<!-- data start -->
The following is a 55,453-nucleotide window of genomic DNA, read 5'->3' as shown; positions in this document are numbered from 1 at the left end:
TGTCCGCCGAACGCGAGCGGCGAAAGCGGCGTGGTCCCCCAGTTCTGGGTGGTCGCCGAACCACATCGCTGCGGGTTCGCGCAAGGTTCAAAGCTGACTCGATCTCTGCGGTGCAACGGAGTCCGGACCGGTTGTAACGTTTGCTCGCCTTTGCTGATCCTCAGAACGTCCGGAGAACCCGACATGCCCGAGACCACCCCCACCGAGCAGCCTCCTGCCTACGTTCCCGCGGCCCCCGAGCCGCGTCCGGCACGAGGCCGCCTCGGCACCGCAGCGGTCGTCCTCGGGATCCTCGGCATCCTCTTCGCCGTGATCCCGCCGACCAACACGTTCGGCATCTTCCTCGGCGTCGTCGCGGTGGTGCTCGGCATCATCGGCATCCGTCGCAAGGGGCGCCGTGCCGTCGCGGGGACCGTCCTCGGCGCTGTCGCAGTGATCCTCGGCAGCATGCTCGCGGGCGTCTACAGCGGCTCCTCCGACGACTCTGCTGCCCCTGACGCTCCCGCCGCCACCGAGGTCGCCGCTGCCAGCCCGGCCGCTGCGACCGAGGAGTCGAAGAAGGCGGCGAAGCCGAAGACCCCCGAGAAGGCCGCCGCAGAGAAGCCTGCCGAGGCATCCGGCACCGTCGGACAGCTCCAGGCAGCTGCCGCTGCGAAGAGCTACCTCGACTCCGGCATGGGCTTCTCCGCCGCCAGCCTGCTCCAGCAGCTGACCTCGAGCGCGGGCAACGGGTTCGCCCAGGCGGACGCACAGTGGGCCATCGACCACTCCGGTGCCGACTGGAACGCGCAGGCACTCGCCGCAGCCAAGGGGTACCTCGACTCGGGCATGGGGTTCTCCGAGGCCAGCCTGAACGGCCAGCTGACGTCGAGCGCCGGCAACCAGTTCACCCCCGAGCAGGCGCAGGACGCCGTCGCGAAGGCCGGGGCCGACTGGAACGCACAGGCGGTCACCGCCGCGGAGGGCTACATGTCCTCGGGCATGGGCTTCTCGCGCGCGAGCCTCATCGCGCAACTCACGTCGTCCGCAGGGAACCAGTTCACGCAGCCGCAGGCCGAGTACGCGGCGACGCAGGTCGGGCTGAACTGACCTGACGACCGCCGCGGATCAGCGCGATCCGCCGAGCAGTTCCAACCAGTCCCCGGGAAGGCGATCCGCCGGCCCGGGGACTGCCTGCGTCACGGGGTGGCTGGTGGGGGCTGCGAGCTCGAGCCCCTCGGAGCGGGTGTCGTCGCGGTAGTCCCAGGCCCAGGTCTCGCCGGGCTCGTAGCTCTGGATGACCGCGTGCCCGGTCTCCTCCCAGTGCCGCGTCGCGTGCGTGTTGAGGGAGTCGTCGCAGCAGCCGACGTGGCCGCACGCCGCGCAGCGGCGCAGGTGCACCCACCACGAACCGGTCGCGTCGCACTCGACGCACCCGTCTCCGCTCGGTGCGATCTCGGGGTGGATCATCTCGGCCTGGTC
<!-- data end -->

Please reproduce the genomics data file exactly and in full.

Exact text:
The following is a 55,453-nucleotide window of genomic DNA, read 5'->3' as shown; positions in this document are numbered from 1 at the left end:
TGTCCGCCGAACGCGAGCGGCGAAAGCGGCGTGGTCCCCCAGTTCTGGGTGGTCGCCGAACCACATCGCTGCGGGTTCGCGCAAGGTTCAAAGCTGACTCGATCTCTGCGGTGCAACGGAGTCCGGACCGGTTGTAACGTTTGCTCGCCTTTGCTGATCCTCAGAACGTCCGGAGAACCCGACATGCCCGAGACCACCCCCACCGAGCAGCCTCCTGCCTACGTTCCCGCGGCCCCCGAGCCGCGTCCGGCACGAGGCCGCCTCGGCACCGCAGCGGTCGTCCTCGGGATCCTCGGCATCCTCTTCGCCGTGATCCCGCCGACCAACACGTTCGGCATCTTCCTCGGCGTCGTCGCGGTGGTGCTCGGCATCATCGGCATCCGTCGCAAGGGGCGCCGTGCCGTCGCGGGGACCGTCCTCGGCGCTGTCGCAGTGATCCTCGGCAGCATGCTCGCGGGCGTCTACAGCGGCTCCTCCGACGACTCTGCTGCCCCTGACGCTCCCGCCGCCACCGAGGTCGCCGCTGCCAGCCCGGCCGCTGCGACCGAGGAGTCGAAGAAGGCGGCGAAGCCGAAGACCCCCGAGAAGGCCGCCGCAGAGAAGCCTGCCGAGGCATCCGGCACCGTCGGACAGCTCCAGGCAGCTGCCGCTGCGAAGAGCTACCTCGACTCCGGCATGGGCTTCTCCGCCGCCAGCCTGCTCCAGCAGCTGACCTCGAGCGCGGGCAACGGGTTCGCCCAGGCGGACGCACAGTGGGCCATCGACCACTCCGGTGCCGACTGGAACGCGCAGGCACTCGCCGCAGCCAAGGGGTACCTCGACTCGGGCATGGGGTTCTCCGAGGCCAGCCTGAACGGCCAGCTGACGTCGAGCGCCGGCAACCAGTTCACCCCCGAGCAGGCGCAGGACGCCGTCGCGAAGGCCGGGGCCGACTGGAACGCACAGGCGGTCACCGCCGCGGAGGGCTACATGTCCTCGGGCATGGGCTTCTCGCGCGCGAGCCTCATCGCGCAACTCACGTCGTCCGCAGGGAACCAGTTCACGCAGCCGCAGGCCGAGTACGCGGCGACGCAGGTCGGGCTGAACTGACCTGACGACCGCCGCGGATCAGCGCGATCCGCCGAGCAGTTCCAACCAGTCCCCGGGAAGGCGATCCGCCGGCCCGGGGACTGCCTGCGTCACGGGGTGGCTGGTGGGGGCTGCGAGCTCGAGCCCCTCGGAGCGGGTGTCGTCGCGGTAGTCCCAGGCCCAGGTCTCGCCGGGCTCGTAGCTCTGGATGACCGCGTGCCCGGTCTCCTCCCAGTGCCGCGTCGCGTGCGTGTTGAGGGAGTCGTCGCAGCAGCCGACGTGGCCGCACGCCGCGCAGCGGCGCAGGTGCACCCACCACGAACCGGTCGCGTCGCACTCGACGCACCCGTCTCCGCTCGGTGCGATCTCGGGGTGGATCATCTCGGCCTGGTC